During pregnancy, making smart healthy choices is of the utmost priority. This extends to both the mother and the fetus. While everything from diet to exercise can affect health, there is often one other overlooked contributor. Namely: good oral hygiene.
Poor oral health has been thought of as a window to one’s overall health. It has links to everything from cardiovascular disease to diabetes and more.
With all that in mind, pregnancy and dental health certainly seem linked. Maintaining good health for mother and child during pregnancy must begin with good oral hygiene routines. In this article, we will outline some of the common dental issues pregnant women experience. We will also discuss ways to mitigate them.
There is a common myth that it is unsafe for pregnant women to have dental work. Some believe that the chemicals, X-rays, and stress of a dentist visit can harm a fetus. But this is patently untrue, as preventative dental care is not only safe but highly recommended.
Dentists who are trained to understand and treat pregnant patients will know the common dental symptoms that come bundled with pregnancy. And with the right protective measures, such as proper shielding, even a common dental X-ray can be safe for both mother and child.
Mothers may think it is simply easier to postpone their dentist visits altogether. But by avoiding routine care, they are potentially exacerbating issues that many pregnant women face.
Here are some of the most common issues that align with pregnancy and dental health:
While everyone should practice good dental health, this is especially true for pregnant women. According to the Centers for Disease Control and Prevention, nearly 60 to 75% of pregnant women experience gingivitis. What’s worse, periodontitis has been correlated with poor pregnancy outcomes like low birth weights and premature labor.
Good daily brushing and flossing—along with regular dentist visits—are a surefire way of avoiding this common outcome.
Sometimes, pregnant women experience swelling inside their gum tissue. These oral tumors, known as pyogenic granulomas, often occur during the second trimester of a woman’s pregnancy. They are not cancerous.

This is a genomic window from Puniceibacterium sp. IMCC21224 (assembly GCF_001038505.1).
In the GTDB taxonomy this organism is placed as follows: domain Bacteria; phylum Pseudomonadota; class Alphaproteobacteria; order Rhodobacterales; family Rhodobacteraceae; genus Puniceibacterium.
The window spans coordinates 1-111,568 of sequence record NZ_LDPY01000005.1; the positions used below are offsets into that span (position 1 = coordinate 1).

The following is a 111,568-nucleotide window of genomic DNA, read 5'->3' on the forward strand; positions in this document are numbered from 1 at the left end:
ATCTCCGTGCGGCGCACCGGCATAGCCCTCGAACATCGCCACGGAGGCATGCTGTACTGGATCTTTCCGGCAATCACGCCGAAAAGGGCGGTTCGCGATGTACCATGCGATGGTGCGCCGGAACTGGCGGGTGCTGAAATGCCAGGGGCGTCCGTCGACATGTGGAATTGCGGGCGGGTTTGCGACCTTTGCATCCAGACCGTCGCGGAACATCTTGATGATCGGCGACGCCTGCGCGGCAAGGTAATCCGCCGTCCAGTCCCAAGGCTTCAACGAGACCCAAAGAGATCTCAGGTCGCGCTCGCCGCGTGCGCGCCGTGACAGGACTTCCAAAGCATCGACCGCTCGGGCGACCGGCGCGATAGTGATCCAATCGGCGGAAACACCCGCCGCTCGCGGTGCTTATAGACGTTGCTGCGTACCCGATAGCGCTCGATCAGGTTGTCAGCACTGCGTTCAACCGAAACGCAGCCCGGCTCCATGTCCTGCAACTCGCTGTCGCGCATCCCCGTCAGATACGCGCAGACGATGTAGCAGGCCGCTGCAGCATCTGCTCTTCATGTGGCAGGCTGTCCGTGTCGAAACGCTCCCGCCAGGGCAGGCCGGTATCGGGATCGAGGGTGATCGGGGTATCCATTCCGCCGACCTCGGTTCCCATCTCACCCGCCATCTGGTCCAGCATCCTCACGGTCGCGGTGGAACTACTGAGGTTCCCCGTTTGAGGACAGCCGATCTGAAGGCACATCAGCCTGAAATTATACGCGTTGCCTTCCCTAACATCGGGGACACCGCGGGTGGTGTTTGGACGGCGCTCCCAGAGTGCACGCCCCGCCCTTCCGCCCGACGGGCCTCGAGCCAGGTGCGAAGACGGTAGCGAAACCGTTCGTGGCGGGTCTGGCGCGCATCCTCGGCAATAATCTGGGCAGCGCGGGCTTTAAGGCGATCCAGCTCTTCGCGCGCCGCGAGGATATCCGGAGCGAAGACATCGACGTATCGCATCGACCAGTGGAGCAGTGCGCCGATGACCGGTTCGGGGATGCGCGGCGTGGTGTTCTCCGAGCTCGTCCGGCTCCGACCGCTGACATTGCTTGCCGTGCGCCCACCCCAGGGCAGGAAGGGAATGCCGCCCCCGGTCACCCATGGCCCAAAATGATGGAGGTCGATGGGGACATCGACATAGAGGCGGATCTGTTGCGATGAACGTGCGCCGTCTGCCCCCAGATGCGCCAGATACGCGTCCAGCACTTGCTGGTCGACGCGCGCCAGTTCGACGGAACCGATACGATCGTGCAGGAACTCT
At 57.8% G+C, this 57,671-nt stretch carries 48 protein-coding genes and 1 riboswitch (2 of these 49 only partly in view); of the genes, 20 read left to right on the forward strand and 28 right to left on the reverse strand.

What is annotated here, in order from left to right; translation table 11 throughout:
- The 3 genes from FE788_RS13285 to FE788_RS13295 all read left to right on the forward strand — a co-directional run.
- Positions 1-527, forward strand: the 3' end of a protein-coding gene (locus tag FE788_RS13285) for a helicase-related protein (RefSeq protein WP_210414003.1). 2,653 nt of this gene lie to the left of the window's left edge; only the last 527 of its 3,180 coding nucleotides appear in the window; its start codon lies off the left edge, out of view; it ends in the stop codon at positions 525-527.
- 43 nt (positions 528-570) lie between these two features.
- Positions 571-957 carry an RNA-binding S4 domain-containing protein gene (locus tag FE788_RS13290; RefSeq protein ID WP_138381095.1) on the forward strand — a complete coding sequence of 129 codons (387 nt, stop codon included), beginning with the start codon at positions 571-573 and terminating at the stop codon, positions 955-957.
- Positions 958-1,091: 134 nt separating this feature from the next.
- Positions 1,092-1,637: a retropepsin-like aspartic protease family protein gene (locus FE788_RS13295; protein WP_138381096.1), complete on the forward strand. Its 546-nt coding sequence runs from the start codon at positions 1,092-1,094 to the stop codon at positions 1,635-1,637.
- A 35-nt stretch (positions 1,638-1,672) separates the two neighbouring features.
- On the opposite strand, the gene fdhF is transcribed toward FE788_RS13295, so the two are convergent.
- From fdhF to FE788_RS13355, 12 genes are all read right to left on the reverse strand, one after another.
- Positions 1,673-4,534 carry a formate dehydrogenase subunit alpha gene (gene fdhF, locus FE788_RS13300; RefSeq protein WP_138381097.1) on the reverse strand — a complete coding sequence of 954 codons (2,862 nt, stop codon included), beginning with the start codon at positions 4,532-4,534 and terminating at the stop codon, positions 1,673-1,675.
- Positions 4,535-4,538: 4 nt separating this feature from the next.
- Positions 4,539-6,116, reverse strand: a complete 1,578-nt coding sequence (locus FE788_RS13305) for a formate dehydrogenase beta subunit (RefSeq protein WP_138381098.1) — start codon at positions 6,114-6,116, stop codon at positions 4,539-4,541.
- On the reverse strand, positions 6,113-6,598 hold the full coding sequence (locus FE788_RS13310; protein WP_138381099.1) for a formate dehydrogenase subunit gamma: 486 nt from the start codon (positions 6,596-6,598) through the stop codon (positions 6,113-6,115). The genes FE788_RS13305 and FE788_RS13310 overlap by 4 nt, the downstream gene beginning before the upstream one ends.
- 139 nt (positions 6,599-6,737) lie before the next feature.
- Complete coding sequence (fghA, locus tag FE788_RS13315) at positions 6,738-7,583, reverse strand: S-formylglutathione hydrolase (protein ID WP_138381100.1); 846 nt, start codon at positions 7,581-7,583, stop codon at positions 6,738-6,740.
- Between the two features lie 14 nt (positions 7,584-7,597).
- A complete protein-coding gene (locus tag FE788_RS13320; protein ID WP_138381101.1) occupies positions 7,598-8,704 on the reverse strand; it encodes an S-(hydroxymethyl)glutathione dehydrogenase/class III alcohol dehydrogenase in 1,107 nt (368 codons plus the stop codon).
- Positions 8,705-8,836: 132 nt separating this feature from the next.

However, they can be painful. This is an area where pregnancy and tooth pain are interconnected.
They can also lead to secondary infections if not properly treated by a dentist.
For many women, sensitive teeth and pregnancy seem intrinsically linked. While a fetus is growing, the body is working on overdrive. This leads to increased blood flow throughout the body, which, in turn, can lead to sensitivity where there previously was none.
While sensitive teeth and pregnancy can seem inconvenient, it is not often permanent. Still, a good dentist can recommend reliable sensitivity toothpaste to a pregnant mother experiencing pain.
Impacted Wisdom Teeth
When your wisdom teeth come in, they often do so at awkward angles. Unfortunately, this is just as true for pregnant women. Patients dealing with painful wisdom teeth and pregnancy at the same time may opt to ignore what seems like a less important body issue. But postponing when your wisdom teeth are removed now may mean a more involved surgical procedure down the line.
When it comes to wisdom teeth and pregnancy, like all other issues, the best course is to address the issue before it grows bigger.
Interestingly, it would seem that children inherit more than just their parents’ dental makeup. It’s been noted that children who have mothers who have untreated cavities are three times more likely to have cavities themselves.
By maintaining a routine that includes prevention and regular dental appointments, health is inherited. We help form a foundation of good dental health for the next generation as well.
Practice Good Oral Hygiene During Your Pregnancy
When caring for two, it’s critical to take every step possible to maintain healthy habits. Your dentist visit should be one of them.
Dr. Kami Hoss has decades of experience working with parents on good dental outcomes for young ones. Learn more about Dr. Hoss’ approach to dentistry and order a copy of his book, If Your Mouth Could Talk.